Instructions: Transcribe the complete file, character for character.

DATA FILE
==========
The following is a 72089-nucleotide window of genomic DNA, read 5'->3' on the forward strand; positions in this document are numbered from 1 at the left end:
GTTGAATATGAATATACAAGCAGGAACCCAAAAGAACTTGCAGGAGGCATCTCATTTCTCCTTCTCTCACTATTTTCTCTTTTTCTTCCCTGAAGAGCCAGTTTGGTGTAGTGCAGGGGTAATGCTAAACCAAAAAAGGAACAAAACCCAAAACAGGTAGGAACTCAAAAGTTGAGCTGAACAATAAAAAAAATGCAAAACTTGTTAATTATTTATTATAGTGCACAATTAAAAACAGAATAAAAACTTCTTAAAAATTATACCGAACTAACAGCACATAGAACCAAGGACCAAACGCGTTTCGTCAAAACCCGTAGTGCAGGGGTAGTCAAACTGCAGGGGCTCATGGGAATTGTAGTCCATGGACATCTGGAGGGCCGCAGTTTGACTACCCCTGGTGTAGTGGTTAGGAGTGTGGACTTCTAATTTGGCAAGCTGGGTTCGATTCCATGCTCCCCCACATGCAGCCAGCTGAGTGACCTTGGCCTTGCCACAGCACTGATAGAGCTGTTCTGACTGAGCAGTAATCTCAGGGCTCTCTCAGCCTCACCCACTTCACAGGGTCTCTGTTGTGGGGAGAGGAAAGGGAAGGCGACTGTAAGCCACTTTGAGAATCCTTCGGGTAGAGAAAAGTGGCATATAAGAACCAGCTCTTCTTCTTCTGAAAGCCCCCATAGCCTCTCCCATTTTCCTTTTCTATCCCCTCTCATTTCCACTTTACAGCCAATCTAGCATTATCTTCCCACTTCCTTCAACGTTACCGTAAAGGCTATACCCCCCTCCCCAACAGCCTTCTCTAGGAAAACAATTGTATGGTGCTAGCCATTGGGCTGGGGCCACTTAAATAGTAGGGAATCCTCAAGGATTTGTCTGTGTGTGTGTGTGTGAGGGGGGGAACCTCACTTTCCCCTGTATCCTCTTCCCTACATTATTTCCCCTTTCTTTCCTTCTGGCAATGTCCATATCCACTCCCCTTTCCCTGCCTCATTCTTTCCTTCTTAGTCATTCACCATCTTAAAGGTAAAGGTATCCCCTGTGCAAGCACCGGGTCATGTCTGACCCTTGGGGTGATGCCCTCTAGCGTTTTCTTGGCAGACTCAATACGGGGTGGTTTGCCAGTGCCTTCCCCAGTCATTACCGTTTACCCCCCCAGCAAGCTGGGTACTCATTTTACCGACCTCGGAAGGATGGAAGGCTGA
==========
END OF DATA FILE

The following is a 72089-nucleotide window of genomic DNA, read 5'->3' on the forward strand; positions in this document are numbered from 1 at the left end:
GTTGAATATGAATATACAAGCAGGAACCCAAAAGAACTTGCAGGAGGCATCTCATTTCTCCTTCTCTCACTATTTTCTCTTTTTCTTCCCTGAAGAGCCAGTTTGGTGTAGTGCAGGGGTAATGCTAAACCAAAAAAGGAACAAAACCCAAAACAGGTAGGAACTCAAAAGTTGAGCTGAACAATAAAAAAAATGCAAAACTTGTTAATTATTTATTATAGTGCACAATTAAAAACAGAATAAAAACTTCTTAAAAATTATACCGAACTAACAGCACATAGAACCAAGGACCAAACGCGTTTCGTCAAAACCCGTAGTGCAGGGGTAGTCAAACTGCAGGGGCTCATGGGAATTGTAGTCCATGGACATCTGGAGGGCCGCAGTTTGACTACCCCTGGTGTAGTGGTTAGGAGTGTGGACTTCTAATTTGGCAAGCTGGGTTCGATTCCATGCTCCCCCACATGCAGCCAGCTGAGTGACCTTGGCCTTGCCACAGCACTGATAGAGCTGTTCTGACTGAGCAGTAATCTCAGGGCTCTCTCAGCCTCACCCACTTCACAGGGTCTCTGTTGTGGGGAGAGGAAAGGGAAGGCGACTGTAAGCCACTTTGAGAATCCTTCGGGTAGAGAAAAGTGGCATATAAGAACCAGCTCTTCTTCTTCTGAAAGCCCCCATAGCCTCTCCCATTTTCCTTTTCTATCCCCTCTCATTTCCACTTTACAGCCAATCTAGCATTATCTTCCCACTTCCTTCAACGTTACCGTAAAGGCTATACCCCCCTCCCCAACAGCCTTCTCTAGGAAAACAATTGTATGGTGCTAGCCATTGGGCTGGGGCCACTTAAATAGTAGGGAATCCTCAAGGATTTGTCTGTGTGTGTGTGTGTGAGGGGGGGAACCTCACTTTCCCCTGTATCCTCTTCCCTACATTATTTCCCCTTTCTTTCCTTCTGGCAATGTCCATATCCACTCCCCTTTCCCTGCCTCATTCTTTCCTTCTTAGTCATTCACCATCTTAAAGGTAAAGGTATCCCCTGTGCAAGCACCGGGTCATGTCTGACCCTTGGGGTGATGCCCTCTAGCGTTTTCTTGGCAGACTCAATACGGGGTGGTTTGCCAGTGCCTTCCCCAGTCATTACCGTTTACCCCCCCAGCAAGCTGGGTACTCATTTTACCGACCTCGGAAGGATGGAAGGCTGA